Please use this identifier to cite or link to this item: http://hdl.handle.net/1893/28848
Appears in Collections:Faculty of Health Sciences and Sport Journal Articles
Peer Review Status: Refereed
Title: How has the introduction of point-of-sale legislation affected the presence and visibility of tobacco retailing in Scotland? A longitudinal study
Author(s): Pearce, Jamie
Cherrie, Mark
Best, Catherine
Eadie, Douglas
Stead, Martine
Amos, Amanda
Currie, Dorothy
Ozakinci, Gozde
MacGregor, Andy
Haw, Sally
Issue Date: Mar-2020
Citation: Pearce J, Cherrie M, Best C, Eadie D, Stead M, Amos A, Currie D, Ozakinci G, MacGregor A & Haw S (2020) How has the introduction of point-of-sale legislation affected the presence and visibility of tobacco retailing in Scotland? A longitudinal study. Tobacco Control, 29 (2), pp. 168-174. https://doi.org/10.1136/tobaccocontrol-2018-054543
Abstract: Background: Reducing the local availability of tobacco is identified as the 'next frontier' in tobacco control. This paper examines the roles of tobacco retail outlet density and tobacco visibility in changing exposure to tobacco retailing before and after the introduction of point-of-sale (POS) legislation in Scotland. Methods: National tobacco retailer register data were analysed to examine time trends in tobacco retailer density (2012–2017). Results were stratified by local authority, neighbourhood deprivation and urbanity. Next, an annual retail audit using a POS tobacco visibility tool assessed changes in total product visibility in all retail outlets in four study communities between 2013 and 2017. A longitudinal survey (2013–2017) of 5527 adolescents aged 12–17 in the four study communities enabled the calculation of residential and journey-to-school measures of tobacco retailer exposure. Trends were stratified by deprivation, urbanity and socioeconomic status. Results: Retail provision of tobacco declined following the introduction of the POS legislation in 2013. However, there were strong geographic differences; nationally, one-fifth of local authorities have increased provision since 2015. In the four study communities, tobacco retail provision was generally stable over the study period. Although product visibility of tobacco products reduced for adolescents there was growing socioeconomic disparity in the density of tobacco retailers and the visibility of tobacco storage. Conclusions: The POS ban reduced exposure to tobacco products in communities across Scotland. However, tobacco products remain widely available, and there is growing socioeconomic disparity in the availability and visibility of tobacco.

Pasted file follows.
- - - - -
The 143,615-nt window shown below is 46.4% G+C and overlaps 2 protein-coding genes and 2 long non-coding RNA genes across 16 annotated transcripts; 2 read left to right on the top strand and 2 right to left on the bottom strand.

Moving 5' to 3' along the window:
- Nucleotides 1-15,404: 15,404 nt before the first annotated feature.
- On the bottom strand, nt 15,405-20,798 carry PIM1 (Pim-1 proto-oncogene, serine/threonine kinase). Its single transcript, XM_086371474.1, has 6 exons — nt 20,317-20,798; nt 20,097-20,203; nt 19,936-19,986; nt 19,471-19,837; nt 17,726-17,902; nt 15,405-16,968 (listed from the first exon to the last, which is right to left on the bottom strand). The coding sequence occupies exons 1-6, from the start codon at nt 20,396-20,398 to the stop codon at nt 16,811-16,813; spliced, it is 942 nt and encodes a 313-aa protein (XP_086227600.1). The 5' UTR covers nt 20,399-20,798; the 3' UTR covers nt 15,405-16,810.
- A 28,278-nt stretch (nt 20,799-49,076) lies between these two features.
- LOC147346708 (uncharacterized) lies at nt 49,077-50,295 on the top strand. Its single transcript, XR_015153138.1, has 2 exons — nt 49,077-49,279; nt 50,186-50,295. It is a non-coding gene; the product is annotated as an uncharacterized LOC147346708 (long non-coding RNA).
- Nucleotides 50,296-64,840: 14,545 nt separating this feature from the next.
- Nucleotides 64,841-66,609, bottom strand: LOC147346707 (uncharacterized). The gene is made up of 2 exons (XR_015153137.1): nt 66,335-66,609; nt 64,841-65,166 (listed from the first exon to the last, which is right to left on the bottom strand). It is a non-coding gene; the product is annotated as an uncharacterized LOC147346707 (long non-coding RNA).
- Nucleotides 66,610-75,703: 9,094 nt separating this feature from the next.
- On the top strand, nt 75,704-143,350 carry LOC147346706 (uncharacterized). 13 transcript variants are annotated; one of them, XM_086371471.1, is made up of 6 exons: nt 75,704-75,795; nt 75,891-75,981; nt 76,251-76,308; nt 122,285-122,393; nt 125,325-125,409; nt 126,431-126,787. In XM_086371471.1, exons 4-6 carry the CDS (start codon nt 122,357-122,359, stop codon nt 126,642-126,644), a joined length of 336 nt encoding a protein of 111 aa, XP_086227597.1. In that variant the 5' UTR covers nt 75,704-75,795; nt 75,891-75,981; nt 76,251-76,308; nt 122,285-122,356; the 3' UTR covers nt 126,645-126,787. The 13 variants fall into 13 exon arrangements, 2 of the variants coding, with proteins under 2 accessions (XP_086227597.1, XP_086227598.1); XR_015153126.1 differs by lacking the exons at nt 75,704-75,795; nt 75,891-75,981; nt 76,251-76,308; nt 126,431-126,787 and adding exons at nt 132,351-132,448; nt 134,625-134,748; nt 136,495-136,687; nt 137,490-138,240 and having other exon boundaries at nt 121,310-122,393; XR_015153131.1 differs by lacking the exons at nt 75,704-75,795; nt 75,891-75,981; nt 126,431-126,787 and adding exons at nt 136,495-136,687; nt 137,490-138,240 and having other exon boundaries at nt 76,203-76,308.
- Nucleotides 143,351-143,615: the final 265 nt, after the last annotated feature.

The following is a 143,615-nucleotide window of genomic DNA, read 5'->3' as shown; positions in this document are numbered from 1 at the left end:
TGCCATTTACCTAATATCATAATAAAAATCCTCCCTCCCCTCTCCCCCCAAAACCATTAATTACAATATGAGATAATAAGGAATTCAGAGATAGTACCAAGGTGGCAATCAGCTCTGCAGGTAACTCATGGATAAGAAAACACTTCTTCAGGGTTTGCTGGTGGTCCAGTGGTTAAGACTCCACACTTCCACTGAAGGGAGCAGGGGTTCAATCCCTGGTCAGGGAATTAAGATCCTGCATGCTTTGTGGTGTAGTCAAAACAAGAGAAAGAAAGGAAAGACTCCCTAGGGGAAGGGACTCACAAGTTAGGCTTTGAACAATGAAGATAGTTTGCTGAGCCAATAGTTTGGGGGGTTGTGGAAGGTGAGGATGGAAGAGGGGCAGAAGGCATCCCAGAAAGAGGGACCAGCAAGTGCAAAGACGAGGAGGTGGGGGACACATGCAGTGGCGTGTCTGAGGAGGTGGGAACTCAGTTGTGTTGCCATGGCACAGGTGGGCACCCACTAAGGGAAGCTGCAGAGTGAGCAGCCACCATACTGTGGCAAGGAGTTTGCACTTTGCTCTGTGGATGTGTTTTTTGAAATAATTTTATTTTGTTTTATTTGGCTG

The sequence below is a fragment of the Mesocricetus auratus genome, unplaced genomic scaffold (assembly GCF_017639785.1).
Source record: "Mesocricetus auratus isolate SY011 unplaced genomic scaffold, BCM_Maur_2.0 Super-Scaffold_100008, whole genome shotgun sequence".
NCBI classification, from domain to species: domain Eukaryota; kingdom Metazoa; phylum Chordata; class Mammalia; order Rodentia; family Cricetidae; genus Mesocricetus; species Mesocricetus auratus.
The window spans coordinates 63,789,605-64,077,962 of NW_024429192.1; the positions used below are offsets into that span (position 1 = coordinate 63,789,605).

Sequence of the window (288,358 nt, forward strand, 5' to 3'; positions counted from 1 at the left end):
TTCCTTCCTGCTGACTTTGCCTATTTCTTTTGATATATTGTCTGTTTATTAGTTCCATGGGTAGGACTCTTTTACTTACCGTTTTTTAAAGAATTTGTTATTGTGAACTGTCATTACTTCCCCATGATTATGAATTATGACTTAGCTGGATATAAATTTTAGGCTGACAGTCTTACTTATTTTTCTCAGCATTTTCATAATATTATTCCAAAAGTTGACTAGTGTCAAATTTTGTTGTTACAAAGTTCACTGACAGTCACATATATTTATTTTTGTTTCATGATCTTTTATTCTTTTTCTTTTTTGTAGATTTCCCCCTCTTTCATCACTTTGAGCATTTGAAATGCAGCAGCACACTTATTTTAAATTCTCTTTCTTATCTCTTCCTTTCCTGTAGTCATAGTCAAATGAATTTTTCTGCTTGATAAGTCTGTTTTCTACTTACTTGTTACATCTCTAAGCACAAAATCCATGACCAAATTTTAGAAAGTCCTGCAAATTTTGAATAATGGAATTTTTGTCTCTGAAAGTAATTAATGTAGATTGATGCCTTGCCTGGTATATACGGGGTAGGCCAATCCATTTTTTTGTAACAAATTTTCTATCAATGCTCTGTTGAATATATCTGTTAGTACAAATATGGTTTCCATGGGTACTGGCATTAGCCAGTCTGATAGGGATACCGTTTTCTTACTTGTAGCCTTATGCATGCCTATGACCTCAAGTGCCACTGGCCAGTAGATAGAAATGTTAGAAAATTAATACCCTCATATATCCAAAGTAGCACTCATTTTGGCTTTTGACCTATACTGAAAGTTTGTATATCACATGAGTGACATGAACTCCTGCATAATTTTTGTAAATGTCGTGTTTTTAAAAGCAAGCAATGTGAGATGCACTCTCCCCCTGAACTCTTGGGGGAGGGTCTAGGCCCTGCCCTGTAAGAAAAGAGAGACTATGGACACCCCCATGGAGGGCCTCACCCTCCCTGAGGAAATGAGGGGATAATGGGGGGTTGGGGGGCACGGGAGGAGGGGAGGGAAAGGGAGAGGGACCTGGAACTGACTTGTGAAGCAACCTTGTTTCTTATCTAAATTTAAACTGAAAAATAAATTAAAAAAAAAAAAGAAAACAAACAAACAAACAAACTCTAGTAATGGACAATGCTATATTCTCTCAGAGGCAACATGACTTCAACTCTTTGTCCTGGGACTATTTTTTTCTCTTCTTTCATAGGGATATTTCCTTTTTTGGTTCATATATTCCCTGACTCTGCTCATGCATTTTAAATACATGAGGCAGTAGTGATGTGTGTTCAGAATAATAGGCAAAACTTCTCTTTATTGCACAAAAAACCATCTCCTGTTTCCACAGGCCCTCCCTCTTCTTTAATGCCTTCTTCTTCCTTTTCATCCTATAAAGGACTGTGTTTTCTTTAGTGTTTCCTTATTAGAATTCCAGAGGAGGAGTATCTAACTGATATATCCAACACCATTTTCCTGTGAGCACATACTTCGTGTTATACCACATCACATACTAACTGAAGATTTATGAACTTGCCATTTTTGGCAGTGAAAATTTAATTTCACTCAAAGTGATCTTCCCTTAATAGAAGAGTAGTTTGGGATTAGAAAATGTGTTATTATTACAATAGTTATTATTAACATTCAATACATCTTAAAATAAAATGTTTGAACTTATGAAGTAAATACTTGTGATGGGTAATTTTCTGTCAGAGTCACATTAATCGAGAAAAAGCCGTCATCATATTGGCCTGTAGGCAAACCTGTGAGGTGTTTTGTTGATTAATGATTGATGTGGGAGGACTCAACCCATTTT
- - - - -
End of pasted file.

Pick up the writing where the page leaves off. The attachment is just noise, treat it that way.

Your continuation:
DOI Link: 10.1136/tobaccocontrol-2018-054543
Rights: This article has been accepted for publication in Tobacco Control following peer review. The definitive copyedited, typeset version Pearce J, Cherrie M, Best C, Eadie D, Stead M, Amos A, Currie D, Ozakinci G, Macgregor A & Haw S (2020) How has the introduction of point-of-sale legislation affected the presence and visibility of tobacco retailing in Scotland? A longitudinal study. Tobacco Control, 29.2, pp. 168-174 is available online at: https://doi.org/10.1136/tobaccocontrol-2018-054543

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MAIN DOCUMENT - REVISED - UNMARKED - NOV 2018.pdfFulltext - Accepted Version378.97 kBAdobe PDFView/Open



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